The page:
A: New Jersey’s order states that “New Jersey welcomes travel to and from our state,” so this is different from the US State Department Travel Advisories we are accustomed to seeing that advise against travel to certain places. Nothing in the order prohibits traveling. With that said, your concerns are certainly valid. You can talk to your ex and discuss your reasons for not wanting the kids to travel. Can the big trip be postponed to next year? Can your ex look into local alternatives like Six Flags? If your ex refuses to budge, ask them to detail their plans for keeping the kids safe. Does your ex have masks and hand sanitizer? Do they know about the important of frequent hand washing and social distancing?
If any of your children have health issues, this warrants deeper discussion and possible court intervention. Is it in the best interests of an immunocompromised child to travel from New Jersey where COVID-19 rates are flat to a place with record COVID cases, like Florida, and go to a crowded theme park? An objecting parent could have recourse in showing records of the child’s health conditions or that the child is “high-risk” and that it would not be in the child’s best interests to travel to a COVID hot spot for these reasons.
You can talk to a lawyer about the steps to take for an emergency injunction in situations where you feel the other parent is endangering the children. Your lawyer can help you understand the factors looked for by the courts.
Q: I moved to California after our divorce and normally have parenting time for the month of August. We’ve decided that our child will stay put in New Jersey due to COVID. How do I get back this lost parenting time?
A: If you haven’t done so already, please get any change of parenting time in writing, noting what’s changed and that it is a temporary change solely due to COVID. [Read more about emergency parenting time plan changes.]
Your written plan can also include the agreement that you and your ex come to about how you will get back lost time. Can you receive extra school vacations or extended holidays with your kids in 2021 to balance out lost time this summer? In the meantime, you can connect with your child virtually and play online games together, watch a Netflix movie together in an interactive format (look for the Netflix plugin for this feature), and even sign up for parent & child group exercise or cooking classes.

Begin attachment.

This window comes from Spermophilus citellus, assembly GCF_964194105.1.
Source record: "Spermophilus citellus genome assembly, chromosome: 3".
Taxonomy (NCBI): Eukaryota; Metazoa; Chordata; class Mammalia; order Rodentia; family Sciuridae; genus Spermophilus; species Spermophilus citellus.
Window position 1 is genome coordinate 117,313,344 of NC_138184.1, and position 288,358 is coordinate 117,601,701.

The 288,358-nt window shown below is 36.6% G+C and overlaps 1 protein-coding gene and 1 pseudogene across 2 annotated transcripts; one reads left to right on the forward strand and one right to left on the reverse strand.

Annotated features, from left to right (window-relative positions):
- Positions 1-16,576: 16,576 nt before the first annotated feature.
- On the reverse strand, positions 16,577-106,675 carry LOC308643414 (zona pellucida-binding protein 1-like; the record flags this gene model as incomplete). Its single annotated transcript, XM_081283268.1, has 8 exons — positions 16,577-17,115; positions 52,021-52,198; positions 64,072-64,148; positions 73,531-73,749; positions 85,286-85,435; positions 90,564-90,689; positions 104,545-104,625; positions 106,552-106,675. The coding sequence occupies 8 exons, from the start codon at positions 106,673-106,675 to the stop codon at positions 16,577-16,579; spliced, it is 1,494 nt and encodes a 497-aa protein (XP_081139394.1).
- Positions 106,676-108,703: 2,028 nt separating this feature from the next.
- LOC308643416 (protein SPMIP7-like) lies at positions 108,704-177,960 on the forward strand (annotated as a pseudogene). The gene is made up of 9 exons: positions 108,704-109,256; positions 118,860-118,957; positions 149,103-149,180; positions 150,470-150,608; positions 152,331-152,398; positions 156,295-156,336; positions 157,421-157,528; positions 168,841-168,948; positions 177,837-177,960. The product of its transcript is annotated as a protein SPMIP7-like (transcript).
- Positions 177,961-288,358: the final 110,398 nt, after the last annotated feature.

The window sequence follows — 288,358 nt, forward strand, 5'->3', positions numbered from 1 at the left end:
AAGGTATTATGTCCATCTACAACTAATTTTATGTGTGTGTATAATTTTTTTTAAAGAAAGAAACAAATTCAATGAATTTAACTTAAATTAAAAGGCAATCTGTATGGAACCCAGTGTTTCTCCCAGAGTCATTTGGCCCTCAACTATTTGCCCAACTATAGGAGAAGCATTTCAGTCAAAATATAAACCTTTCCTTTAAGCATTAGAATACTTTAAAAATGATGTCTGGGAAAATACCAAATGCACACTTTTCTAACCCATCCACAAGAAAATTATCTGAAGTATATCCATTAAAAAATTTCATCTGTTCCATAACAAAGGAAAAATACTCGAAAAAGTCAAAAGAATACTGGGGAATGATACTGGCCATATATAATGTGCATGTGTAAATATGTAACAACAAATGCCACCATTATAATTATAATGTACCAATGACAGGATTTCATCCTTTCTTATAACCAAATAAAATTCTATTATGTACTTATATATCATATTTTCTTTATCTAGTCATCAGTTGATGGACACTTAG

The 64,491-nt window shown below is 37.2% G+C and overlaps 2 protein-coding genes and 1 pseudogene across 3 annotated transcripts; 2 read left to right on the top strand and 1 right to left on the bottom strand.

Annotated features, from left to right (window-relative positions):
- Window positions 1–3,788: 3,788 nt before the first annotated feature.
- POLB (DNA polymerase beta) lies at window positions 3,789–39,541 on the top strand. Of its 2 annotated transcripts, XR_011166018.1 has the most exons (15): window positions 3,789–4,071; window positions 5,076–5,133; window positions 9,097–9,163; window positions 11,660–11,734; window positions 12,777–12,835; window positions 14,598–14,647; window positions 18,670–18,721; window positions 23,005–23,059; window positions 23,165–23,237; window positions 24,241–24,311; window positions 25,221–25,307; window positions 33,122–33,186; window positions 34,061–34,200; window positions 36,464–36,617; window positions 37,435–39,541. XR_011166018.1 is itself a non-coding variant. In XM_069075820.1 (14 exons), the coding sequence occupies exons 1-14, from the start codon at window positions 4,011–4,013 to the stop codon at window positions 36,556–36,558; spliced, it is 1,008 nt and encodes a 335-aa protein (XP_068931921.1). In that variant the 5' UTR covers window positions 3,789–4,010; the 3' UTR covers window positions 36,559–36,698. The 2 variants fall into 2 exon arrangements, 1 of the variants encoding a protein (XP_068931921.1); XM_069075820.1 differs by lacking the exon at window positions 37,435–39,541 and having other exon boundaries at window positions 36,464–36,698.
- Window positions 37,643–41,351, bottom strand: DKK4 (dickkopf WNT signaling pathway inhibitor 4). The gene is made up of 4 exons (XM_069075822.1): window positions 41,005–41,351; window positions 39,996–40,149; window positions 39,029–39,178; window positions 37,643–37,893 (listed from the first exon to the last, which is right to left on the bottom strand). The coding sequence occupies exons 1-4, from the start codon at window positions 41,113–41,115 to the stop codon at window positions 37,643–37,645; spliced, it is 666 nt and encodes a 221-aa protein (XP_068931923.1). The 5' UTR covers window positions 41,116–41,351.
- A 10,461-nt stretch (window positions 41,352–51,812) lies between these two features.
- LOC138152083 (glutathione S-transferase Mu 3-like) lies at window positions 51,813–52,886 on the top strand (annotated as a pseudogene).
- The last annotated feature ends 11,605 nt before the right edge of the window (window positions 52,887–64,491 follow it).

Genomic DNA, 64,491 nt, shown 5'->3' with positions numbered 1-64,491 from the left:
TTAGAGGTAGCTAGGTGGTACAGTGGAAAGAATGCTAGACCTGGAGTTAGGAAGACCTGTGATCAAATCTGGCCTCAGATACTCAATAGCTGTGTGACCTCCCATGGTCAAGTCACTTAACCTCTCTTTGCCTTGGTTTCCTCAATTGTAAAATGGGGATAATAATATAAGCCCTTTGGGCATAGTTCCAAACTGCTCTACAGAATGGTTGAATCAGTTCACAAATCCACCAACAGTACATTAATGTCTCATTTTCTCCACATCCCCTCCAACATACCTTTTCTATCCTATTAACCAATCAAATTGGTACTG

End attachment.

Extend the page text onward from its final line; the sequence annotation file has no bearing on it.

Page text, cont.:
Q: I have primary custody of my child who is due to visit with her other parent next week in a state with high COVID-19 rates. I have compromised immunity and am at high risk for having a severe case of COVID-19. Can I postpone my ex’s parenting time until sometime in the future?
A: As a first step, contact your child’s other parent and explain the situation. You will need to offer make up visitation days, perhaps taking place when your ex’s state is removed from the quarantine list. You could also plan for your ex to return to New Jersey and supervise your child’s 14 day quarantine. If you come to an agreement, get this plan in writing. If your ex refuses to negotiate, you could petition the courts for the request, providing details about your health risks and willingness to make up time later. One thing to avoid: Do not refuse or block your ex’s parenting time. You could be accused of contempt of court order, or even parental kidnapping (depending on the circumstances).
Q: Our kids are supposed to go to summer camp in Delaware. Can I do anything to stop this since Delaware is on the quarantine list and they will need to quarantine for 14 days upon their return? I was supposed to have parenting time for the two weeks after camp and don’t want to spend that time in quarantine.
A: A divorced parent’s say in whether or not a child attends camp is generally dependent on the legal custody arrangement. Legal custody pertains to making choices for the child related to activities such as attending camp and school, religious upbringing and medical care.
Does your co-parent have sole legal custody? If so, that parent is legally entitled to make the decision about whether the child attends camp, so long as the camp does not overlap with the other parent’s time with the child. Because of the 14-quarantine, you may have recourse that going to camp this year unfairly impinges on your parenting time. Or, another option is to make a change to your parenting time plan that starts your two weeks of parenting time only after they have finished the quarantine.
Co-parents with shared legal custody will need to be on the same page with camp attendance, but you still have options. Go to our blog “COVID-19: What Happens When Co-Parents Disagree About Summer Camp?” for more details.
If you have questions about COVID-19 and co-parenting and custody, we can help. Schedule an initial consultation to discuss your situation and get clear legal advice. To schedule your virtual appointment (phone or video call — your choice) contact us today by calling 888-888-0919, or please click the green button below.